So, dear Mr. Moon, you must despair that in so short a number of years, proportionally ten times smaller than the ratio of the troposphere to the radius of our planet, we funny creatures have done so much damage to what we all depend on to stay alive – clean air!

Or maybe, my dear companion of the night sky, because you are celebrating your 4.1 billionth year of existence, what we humans are doing is all a bit of a yawn.

Sincerely,

This old Brit living in Oregon.

ooOOoo

My dear friends (and I’m now speaking to you dear reader, not the moon!) when you reflect on the fragility of our atmosphere, well the layer we depend on for life, you realise without doubt that each and every one of us must make this pledge.

“I promise to do everything possible to reduce my own personal CO2 output and to ensure that both to my near friends and my political representatives I make it clear that we must turn back – and turn back now!”

Or, as George Monbiot writes in closing a recent essay (that I am republishing tomorrow): “Defending the planet means changing the world.”

and it’s so insignificant!

Yesterday’s post It’s all we have showing the famous Earthrise picture taken from Apollo 8 generated a lovely follow-up.

One of the comments was from Mike Turner who wrote,

It’s all we have and it’s so insignificant!

The Pale Blue Dot

Mike included a link to an entry on WikiPedia about the tiny, small dot of light in the universe that is Earth, shown in a photograph taken by spaceship Voyager 1 from the edge of the Solar System on February 14th, 1990.  Here’s that photograph,

Planet Earth from 3,762,136,324 miles

Can you see our planet home?  Earth appears as a tiny dot (the blueish-white speck approximately halfway down the brown band to the right) within the darkness of deep space. In a 2001 article by Space.comSTScI‘s Ray Villard and JPL‘s Jurrie Van der Woude selected this photograph as one of the top ten space science images of all time.

Carl Sagan later wrote about his deep feelings about this photograph.  That was almost 20 years ago and, as I reflected just a few days ago, human insanity still seems alive and well; it’s about time that the majority of us recognised the fragility and vulnerability of where we live.

Sagan’s words are reproduced here and should be read by every inhabitant of this planet.

From this distant vantage point, the Earth might not seem of particular interest. But for us, it’s different. Look again at that dot. That’s here, that’s home, that’s us. On it everyone you love, everyone you know, everyone you ever heard of, every human being who ever was, lived out their lives. The aggregate of our joy and suffering, thousands of confident religions, ideologies, and economic doctrines, every hunter and forager, every hero and coward, every creator and destroyer of civilization, every king and peasant, every young couple in love, every mother and father, hopeful child, inventor and explorer, every teacher of morals, every corrupt politician, every “superstar,” every “supreme leader,” every saint and sinner in the history of our species lived there – on a mote of dust suspended in a sunbeam.The Earth is a very small stage in a vast cosmic arena. Think of the rivers of blood spilled by all those generals and emperors so that, in glory and triumph, they could become the momentary masters of a fraction of a dot. Think of the endless cruelties visited by the inhabitants of one corner of this pixel on the scarcely distinguishable inhabitants of some other corner, how frequent their misunderstandings, how eager they are to kill one another, how fervent their hatreds.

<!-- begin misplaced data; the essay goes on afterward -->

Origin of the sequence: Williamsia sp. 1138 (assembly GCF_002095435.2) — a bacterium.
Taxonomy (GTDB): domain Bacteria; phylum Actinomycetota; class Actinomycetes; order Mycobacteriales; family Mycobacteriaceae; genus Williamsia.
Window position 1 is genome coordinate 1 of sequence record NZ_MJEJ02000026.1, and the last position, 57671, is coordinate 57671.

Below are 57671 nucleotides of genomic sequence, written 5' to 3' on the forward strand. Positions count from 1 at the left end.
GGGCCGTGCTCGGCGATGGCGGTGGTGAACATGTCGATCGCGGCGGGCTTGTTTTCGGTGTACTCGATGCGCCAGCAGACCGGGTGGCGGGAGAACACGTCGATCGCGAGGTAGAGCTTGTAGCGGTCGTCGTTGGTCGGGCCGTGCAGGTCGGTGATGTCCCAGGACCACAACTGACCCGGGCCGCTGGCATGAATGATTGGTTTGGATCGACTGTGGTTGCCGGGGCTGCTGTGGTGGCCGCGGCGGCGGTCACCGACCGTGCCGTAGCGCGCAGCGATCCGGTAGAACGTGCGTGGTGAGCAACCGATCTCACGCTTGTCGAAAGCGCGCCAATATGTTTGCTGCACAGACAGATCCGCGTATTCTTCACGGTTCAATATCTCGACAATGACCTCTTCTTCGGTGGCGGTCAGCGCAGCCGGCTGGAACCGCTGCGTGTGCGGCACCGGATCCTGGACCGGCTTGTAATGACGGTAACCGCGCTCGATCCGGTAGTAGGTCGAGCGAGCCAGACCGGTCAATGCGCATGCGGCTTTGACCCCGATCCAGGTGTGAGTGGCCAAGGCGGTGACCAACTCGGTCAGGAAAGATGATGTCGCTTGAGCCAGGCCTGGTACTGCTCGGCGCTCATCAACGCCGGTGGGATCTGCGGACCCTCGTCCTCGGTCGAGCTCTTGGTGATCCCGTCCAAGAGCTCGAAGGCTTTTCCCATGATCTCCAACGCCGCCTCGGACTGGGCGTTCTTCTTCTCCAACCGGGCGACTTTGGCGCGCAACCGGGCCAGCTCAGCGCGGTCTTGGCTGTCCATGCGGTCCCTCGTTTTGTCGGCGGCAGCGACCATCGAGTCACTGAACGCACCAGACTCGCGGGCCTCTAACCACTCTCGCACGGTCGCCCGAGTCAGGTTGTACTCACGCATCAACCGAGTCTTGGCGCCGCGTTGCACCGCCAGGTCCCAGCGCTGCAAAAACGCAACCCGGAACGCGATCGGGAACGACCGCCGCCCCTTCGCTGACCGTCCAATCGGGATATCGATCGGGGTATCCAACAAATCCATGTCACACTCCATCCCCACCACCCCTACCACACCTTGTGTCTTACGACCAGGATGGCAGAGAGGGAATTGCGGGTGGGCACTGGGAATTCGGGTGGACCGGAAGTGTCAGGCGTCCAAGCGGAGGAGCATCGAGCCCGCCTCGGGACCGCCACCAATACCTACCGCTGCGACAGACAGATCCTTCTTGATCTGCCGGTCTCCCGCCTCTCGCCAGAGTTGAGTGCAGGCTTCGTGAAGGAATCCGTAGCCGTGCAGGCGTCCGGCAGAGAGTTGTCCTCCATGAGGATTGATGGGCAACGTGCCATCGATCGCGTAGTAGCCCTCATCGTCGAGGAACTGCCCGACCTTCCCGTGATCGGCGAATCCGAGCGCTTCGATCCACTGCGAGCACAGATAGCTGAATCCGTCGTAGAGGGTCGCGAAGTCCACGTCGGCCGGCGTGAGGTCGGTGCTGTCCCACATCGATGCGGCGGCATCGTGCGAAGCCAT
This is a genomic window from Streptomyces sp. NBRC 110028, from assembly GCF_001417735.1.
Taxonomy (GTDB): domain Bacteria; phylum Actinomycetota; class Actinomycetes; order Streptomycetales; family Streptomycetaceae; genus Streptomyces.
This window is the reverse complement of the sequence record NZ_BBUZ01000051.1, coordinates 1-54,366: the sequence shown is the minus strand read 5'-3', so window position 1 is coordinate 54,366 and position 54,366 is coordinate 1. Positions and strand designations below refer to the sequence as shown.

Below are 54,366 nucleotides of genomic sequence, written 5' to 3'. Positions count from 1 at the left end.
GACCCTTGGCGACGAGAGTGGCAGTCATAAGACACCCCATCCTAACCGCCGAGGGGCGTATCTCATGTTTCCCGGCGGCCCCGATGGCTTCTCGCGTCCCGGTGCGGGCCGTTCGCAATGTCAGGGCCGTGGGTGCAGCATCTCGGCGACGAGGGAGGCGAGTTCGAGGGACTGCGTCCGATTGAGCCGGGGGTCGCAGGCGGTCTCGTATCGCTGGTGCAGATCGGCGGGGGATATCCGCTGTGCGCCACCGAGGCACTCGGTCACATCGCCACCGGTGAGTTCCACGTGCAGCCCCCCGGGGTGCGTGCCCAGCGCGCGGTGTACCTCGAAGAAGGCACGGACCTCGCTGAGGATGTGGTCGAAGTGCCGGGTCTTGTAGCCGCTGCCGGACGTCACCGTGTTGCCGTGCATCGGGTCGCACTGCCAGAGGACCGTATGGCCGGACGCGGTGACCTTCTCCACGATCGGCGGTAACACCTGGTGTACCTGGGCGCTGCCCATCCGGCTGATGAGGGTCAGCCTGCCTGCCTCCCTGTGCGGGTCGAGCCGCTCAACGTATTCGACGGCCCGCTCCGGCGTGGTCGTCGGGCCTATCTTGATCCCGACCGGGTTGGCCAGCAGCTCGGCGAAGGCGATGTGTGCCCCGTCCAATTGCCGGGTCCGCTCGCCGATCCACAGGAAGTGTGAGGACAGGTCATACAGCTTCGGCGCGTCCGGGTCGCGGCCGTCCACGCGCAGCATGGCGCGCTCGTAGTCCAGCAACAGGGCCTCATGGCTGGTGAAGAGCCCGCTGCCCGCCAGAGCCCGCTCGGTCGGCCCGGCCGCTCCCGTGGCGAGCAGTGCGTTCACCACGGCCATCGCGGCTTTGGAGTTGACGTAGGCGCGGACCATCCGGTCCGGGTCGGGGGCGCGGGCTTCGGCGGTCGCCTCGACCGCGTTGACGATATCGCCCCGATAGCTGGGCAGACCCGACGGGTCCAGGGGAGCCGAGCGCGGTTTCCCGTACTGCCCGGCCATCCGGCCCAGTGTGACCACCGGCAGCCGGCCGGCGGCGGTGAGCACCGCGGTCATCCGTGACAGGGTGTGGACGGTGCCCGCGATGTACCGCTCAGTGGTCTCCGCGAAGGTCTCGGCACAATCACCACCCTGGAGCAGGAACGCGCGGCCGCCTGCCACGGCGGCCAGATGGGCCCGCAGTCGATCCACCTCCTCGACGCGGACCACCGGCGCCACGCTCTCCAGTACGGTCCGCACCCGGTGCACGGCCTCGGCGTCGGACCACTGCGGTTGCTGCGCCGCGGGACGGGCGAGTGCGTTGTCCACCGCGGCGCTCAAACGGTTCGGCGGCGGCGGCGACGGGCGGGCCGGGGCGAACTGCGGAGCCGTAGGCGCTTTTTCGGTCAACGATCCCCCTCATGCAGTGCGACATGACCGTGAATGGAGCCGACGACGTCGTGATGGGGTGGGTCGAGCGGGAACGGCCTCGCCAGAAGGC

Our posturings, our imagined self-importance, the delusion that we have some privileged position in the Universe, are challenged by this point of pale light. Our planet is a lonely speck in the great enveloping cosmic dark. In our obscurity, in all this vastness, there is no hint that help will come from elsewhere to save us from ourselves. [my italics, Ed]

The Earth is the only world known so far to harbor life. There is nowhere else, at least in the near future, to which our species could migrate. Visit, yes. Settle, not yet. Like it or not, for the moment the Earth is where we make our stand.

It has been said that astronomy is a humbling and character-building experience. There is perhaps no better demonstration of the folly of human conceits than this distant image of our tiny world. To me, it underscores our responsibility to deal more kindly with one another, and to preserve and cherish the pale blue dot, the only home we’ve ever known.

You may also wish to watch this video.

Thanks Mike for prompting this piece.